Kershaw allowed six runs and four hits in 4 2/3 innings in Game 5, including Yuri Gurriel’s three-run homer in the fourth that tied the score, 4- 4.
Kershaw has allowed a record eight home runs during the 2017 postseason, erasing the previous record he shared with three pitchers who pitched when the postseason consisted of three rounds and two when it was two rounds.
The Dodgers also mounted a comeback of their own, tying the score after trailing 12-9 entering the top of the ninth.
Yasiel Puig hit a two-run homer with one out. Austin Barnes followed with a double and moved to third on Joc Pederson’s ground out. Chris Taylor hit a 2-2 change-up from Chris Devenski for a single, tying the score for the fourth time.
Houston put the winning run in scoring position the bottom of the ninth as Gurriel doubled with two outs, but Jansen induced former teammate Josh Reddick to fly out to left fielder Andre Ethier to send the game into extra innings.
The Dodgers were leading 8-7 in the bottom of the seventh when reliever Brandon Morrow allowed a home run by Springer, the first batter he faced. Bregman followed with a single, Jose Altuve an RBI double and Carlos Correa a two-run homer that gave the Astros an 11-8 lead.
Both teams scored once in the eighth.
Corey Seager doubled in Pederson, who doubled. McCann hit a solo homer before a capacity crowd at Minute Maid Park announced at 43,300.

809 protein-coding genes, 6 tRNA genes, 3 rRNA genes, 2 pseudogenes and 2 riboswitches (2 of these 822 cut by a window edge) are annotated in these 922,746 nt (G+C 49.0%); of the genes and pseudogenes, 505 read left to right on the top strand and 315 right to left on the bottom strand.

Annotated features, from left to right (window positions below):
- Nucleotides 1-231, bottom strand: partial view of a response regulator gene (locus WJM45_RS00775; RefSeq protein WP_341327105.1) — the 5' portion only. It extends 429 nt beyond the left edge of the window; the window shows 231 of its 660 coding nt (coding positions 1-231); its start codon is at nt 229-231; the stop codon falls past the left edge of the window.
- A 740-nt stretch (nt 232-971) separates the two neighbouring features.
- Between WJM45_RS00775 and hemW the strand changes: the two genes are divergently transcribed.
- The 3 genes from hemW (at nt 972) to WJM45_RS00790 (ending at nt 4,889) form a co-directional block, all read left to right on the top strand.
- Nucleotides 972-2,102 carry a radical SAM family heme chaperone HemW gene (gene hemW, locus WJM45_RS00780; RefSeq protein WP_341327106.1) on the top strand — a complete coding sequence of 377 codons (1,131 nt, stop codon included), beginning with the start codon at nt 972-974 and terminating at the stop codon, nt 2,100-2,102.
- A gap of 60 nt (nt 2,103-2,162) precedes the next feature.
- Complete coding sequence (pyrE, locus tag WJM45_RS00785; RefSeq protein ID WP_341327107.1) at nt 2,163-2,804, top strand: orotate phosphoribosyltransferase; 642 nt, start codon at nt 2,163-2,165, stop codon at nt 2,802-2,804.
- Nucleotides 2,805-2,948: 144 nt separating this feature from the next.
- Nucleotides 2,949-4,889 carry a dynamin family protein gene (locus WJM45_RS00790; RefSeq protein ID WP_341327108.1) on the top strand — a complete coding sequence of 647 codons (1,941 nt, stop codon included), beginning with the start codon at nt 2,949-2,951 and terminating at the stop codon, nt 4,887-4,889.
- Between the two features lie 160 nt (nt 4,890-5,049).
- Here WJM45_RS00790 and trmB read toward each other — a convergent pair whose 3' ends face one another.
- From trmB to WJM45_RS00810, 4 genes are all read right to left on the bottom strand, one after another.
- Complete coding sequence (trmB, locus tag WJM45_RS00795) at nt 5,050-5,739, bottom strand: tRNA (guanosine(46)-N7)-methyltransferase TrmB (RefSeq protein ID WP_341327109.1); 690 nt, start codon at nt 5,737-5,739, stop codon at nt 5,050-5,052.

Cody Bellinger’s three-run homer in the top of the fifth gave the Dodgers a 7-4 lead.
Roberts removed Kershaw after he issued back-to-back walks to Springer and Bregman with two outs in the fifth, replacing him with Kenta Maeda. Altuve, the first batter Maeda faced, hit a three-run homer, tying the score, 7-7.
The Dodgers took an 8-7 lead with one out in the top of the seventh when Cody Bellinger tripled in Justin Turner, who led off with a double.
The Dodgers opened the scoring with three runs in the first. Logan Forsythe’s two-out single drove in Taylor, who had led off with a single, and Turner, who had walked.
With Puig at bat, Forsythe was caught in a rundown. The throw by Gurriel, the Astros first baseman, to Altuve, their second baseman, was wide. Forsythe was safe at second and Kike Hernandez, who had walked, scored.
The Dodgers increased their lead to 4-0 in the fourth. Forsythe doubled with one out and scored on Austin Barnes’ two-out single.
Correa doubled in Springer, who had walked, with Houston’s first run in the fourth.
Bellinger’s three-run homer in the fifth gave the Dodgers a 7-4 lead.
This was the 45th time a World Series has been tied at two games a piece. The Game 5 winner has gone on to win the Series 29 times, 65.9 percent of the time.
The home team has won 27 of the 45 times the series has been tied at two games a piece, 60 percent of the time, including six of the last seven and 20 of the past 26.
—City News Service